The research results developed a picture of how a superior performer in a job thinks, feels, and acts in his/her work setting. This became a model for how to help anyone in a job, or aspiring to one, develop their capability. It became over the coming decades, the norm for training design, selection and promotion practices, career development and even higher education in developing people for such jobs.

Helping People Change

David McClelland believed that if you know how an outstanding performer thought and acted, you could teach people how to think and act that way. The early projects addressed entrepreneurial development e training small business owners in achievement thinking and behavior in India, Tunisia, Iran, Poland, Malawi and the US.

“Understanding human motivation ought to be a good thing. It should help us to find out what we really want so that we can avoid chasing rainbows that are not for us. It should open up opportunities of self-development if we apply motivational principles to pursuing our goals in life”.[5]

Publications

McClelland published a number of works during his career.

Books
  • "McClelland, D.C., Atkinson, J.W., Clark, R.A., and Lowell, E.L. (1953). The Achievement Motive. NY: Appleton-Century-Crofts."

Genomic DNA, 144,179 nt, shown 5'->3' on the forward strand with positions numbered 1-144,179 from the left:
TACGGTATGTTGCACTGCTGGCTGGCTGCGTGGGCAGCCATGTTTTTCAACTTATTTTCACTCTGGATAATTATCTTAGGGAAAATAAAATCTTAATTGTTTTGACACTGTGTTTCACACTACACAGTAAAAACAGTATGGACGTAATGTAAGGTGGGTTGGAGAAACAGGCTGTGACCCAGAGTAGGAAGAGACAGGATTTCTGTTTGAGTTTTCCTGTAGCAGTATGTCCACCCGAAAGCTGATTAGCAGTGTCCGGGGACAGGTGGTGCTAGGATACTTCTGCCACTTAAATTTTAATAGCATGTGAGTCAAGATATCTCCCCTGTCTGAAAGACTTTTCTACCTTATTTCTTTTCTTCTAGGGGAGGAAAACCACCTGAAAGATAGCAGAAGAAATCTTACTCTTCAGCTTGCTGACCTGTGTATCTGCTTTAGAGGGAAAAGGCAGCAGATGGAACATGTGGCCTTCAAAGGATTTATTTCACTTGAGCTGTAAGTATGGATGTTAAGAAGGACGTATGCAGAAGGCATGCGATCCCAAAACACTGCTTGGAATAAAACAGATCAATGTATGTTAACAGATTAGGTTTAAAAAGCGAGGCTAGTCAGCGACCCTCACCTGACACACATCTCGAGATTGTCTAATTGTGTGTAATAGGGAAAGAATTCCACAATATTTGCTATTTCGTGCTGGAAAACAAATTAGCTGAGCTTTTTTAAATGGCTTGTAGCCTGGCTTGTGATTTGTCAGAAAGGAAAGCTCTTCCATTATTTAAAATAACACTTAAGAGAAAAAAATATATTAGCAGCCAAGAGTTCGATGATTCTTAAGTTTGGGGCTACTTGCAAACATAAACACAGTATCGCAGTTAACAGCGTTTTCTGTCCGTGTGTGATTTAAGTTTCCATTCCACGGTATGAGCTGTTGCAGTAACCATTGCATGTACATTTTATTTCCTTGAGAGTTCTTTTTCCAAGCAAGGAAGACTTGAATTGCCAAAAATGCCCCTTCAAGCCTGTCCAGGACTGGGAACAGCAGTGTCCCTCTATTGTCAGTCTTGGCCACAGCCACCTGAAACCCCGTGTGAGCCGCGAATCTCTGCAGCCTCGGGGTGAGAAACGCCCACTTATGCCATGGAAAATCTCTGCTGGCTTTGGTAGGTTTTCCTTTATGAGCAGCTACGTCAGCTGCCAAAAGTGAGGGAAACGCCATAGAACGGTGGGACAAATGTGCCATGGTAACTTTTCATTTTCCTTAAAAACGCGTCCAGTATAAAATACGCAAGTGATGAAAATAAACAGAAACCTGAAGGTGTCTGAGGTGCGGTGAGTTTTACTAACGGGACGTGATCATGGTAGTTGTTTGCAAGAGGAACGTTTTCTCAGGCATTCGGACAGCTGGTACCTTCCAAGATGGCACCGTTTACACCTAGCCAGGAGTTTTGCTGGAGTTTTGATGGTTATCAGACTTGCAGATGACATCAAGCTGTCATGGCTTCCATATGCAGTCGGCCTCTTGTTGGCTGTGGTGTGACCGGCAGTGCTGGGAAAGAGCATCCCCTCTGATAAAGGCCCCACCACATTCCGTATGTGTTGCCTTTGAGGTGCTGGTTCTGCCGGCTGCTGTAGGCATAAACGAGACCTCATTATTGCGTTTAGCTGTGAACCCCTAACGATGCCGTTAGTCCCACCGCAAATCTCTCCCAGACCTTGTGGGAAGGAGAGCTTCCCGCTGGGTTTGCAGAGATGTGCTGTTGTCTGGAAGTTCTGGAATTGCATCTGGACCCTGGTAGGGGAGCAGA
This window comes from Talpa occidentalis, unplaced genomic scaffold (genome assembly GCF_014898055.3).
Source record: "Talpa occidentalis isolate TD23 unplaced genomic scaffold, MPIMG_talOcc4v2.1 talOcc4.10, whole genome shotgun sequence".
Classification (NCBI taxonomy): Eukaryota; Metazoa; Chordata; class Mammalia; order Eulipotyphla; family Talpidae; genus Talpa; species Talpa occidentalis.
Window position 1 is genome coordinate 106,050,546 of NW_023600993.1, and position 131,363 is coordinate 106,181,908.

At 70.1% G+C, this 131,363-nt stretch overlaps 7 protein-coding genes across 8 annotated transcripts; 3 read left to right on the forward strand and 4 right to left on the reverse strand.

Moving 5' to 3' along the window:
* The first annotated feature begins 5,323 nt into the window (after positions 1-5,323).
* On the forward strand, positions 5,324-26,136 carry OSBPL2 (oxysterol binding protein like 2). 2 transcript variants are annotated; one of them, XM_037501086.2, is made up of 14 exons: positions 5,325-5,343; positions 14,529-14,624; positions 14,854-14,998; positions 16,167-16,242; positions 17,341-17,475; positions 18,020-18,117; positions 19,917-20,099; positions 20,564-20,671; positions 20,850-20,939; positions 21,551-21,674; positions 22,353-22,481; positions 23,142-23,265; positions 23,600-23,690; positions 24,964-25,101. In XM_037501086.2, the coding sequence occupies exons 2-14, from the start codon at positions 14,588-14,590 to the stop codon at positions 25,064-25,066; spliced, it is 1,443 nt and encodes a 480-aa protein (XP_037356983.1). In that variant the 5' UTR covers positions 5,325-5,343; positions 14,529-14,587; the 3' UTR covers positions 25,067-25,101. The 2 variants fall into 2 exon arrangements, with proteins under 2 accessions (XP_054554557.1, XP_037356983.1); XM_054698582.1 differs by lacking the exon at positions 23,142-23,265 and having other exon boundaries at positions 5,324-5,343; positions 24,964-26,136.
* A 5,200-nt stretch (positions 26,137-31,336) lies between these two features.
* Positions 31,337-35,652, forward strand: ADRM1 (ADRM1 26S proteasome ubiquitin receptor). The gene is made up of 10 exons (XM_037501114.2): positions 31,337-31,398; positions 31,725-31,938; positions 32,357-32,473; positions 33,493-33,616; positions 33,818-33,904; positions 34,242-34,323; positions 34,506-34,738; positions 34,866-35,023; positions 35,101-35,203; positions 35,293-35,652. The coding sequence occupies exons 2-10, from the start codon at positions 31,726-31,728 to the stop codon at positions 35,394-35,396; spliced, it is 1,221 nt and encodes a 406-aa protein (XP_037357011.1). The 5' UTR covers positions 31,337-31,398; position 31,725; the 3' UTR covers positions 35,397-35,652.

• "McClelland, D.C., Baldwin, A.L., Bronfenbrenner, and Strodbeck, F.L. (1958). Talent and Society. NY: Van Nostrand."
  • "McClelland, D.C. (1951). Personality. NY: William Sloane Associates."
  • "McClelland, D.C. (1984). Motives, Personality, and Society: Selected Papers. NY: Praeger."
  • "McClelland, D.C. and Winter, D.G. (1969). Motivating Economic Achievement. NY: Free Press."
  • "McClelland, D.C., Davis, W.N., Kalin, R., and Wanner, E. (1972). The Drinking Man: Alcohol and Human Motivation. NY: Free Press."
  • "Winter, D.G., McClelland, D.G., and Stewart, A.J. (1981). A New Case for the Liberal Arts: Assessing Institutional Goals and Student Development. San Francisco: Jossey-Bass"
  • "Smith, C.P., with Atkinson, J.W., McClelland, D.C., and Veroff, J. (eds.) (1992). Motivation and Personality: Handbook of Thematic Content Analysis. NY: Cambridge University Press."
  • The Achievement Motive (1953)
  • The Achieving Society (1961)
  • The Roots of Consciousness (1964)
  • Power: The Inner Experience (1975)
  • Human Motivation (1985)
Journal publications
  • "McClelland, David C. (1978). Managing motivation to expand human freedom. American Psychologist, 33(3) 201–210."